Good acoustics with Troldtekt

Choose an effective acoustics solution.

Photo: Tommy Kolsior

Sounds in a room are reflected off the walls and ceilings, and these reflections make up most of the sounds we hear. If we want to be able to talk and clearly hear what others are saying, it is vital that the reverberation time in the room is short – that the sound in the room ‘dies out’ quickly.

You can significantly reduce reverberation time by choosing a Troldtekt acoustic solution. While a concrete ceiling absorbs only 1–2 per cent of the sound, a Troldtekt ceiling will typically absorb 80–90 per cent.

Design matters

The different structures with Troldtekt acoustic panels yield different results for reverberation time.

For the best possible acoustic effect in residential properties, install Troldtekt acoustic panels directly beneath the 200–300 mm mineral wool and vapour barrier ceiling structure. However, installing Troldtekt under an existing ceiling may also be a viable solution.

In project buildings such as large offices, schools, institutions and other premises with special acoustic requirements, the optimum solution is usually to install a suspended Troldtekt ceiling in a profile system which hangs 200–300 mm below the fixed ceiling, so that there is a cavity above the acoustic ceiling.

Easy installation with two-layer panel

If you choose Troldtekt Plus, the mineral wool is glued to the back of the actual panel, making it much easier for tradespeople to handle compared to loose mineral wool.

Troldtekt Plus acoustic panels have an installation height of only 43 mm, and provide very effective sound absorption in rooms which do not have space for a 200–300 mm cavity between the acoustic panels and the ceiling.

See sound measurements for different constructions with Troldtekt 

Paint your panels without compromising acoustics

Troldtekt acoustic panels can be painted again and again with a paint sprayer without compromising their acoustic properties. This can help extend the lifetime of the panels – for example during renovations, and if a building changes owner or tenant.

Photo: Tommy Kosior, Troldtekt A/S

See how big a difference Troldtekt makes

Daniel Boje and his family moved to a brand new house south of Aarhus. Shortly after moving in, they realised there was something wrong with the acoustics. Sounds were bouncing around the rooms, even though there were sound-absorbing plasterboard ceilings many places in the house.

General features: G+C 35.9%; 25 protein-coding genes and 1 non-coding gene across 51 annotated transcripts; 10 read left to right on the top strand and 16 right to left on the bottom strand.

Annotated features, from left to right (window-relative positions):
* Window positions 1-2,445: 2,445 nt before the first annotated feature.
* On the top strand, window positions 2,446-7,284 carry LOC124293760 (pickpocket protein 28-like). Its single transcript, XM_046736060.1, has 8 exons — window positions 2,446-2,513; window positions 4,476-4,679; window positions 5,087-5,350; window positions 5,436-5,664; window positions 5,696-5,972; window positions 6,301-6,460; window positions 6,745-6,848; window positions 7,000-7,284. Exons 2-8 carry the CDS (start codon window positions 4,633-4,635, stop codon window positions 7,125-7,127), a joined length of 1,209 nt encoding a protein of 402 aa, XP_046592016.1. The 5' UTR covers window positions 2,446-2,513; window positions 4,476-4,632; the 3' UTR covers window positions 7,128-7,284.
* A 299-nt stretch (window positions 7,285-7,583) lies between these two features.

This example shows how, after installing Troldtekt acoustic panels on the ceilings, the family got the house they dreamed of. Professional sound measurements before and after show that the reverberation time in the kitchen/family room and bathroom have decreased by up to 60 per cent. And it has made a difference you can hear.

Read more about the home in Solbjerg

Recommended reverberation times

The reverberation time in a room should suit both the size and purpose of the room. For example, in classrooms short reverberation times are needed to ensure that pupils can hear what the teacher is saying – on the other hand, the sound shouldn’t fade away so quickly that not everyone in the room can hear what the teacher is saying.

The reverberation time should ideally be about the same across the entire frequency range. In concert halls designed for classical music, however, a slightly longer reverberation time for the lower frequencies is preferable.

The table shows Troldtekt’s recommended reverberation times for different room types.


Room type

Reverberation time in seconds

Sound control rooms

0.2–0.3 sec.

Sound studios

0.4–0.6 sec.

Kitchen/living rooms

0.4–0.5 sec.


0.4–0.8 sec.

Daycare institutions

0.4 sec. (requirement)


0.6 sec. (requirement)

Small offices/meeting rooms

0.6 sec.

Larger offices

Absorption area (A) should be greater than 1.1 x floor area

Patient and treatment rooms

0.6 sec.


0.6 sec.

Rock music venues

0.7–1.0 sec.


1.1–1.4 sec.

Opera houses

1.5–1.7 sec.

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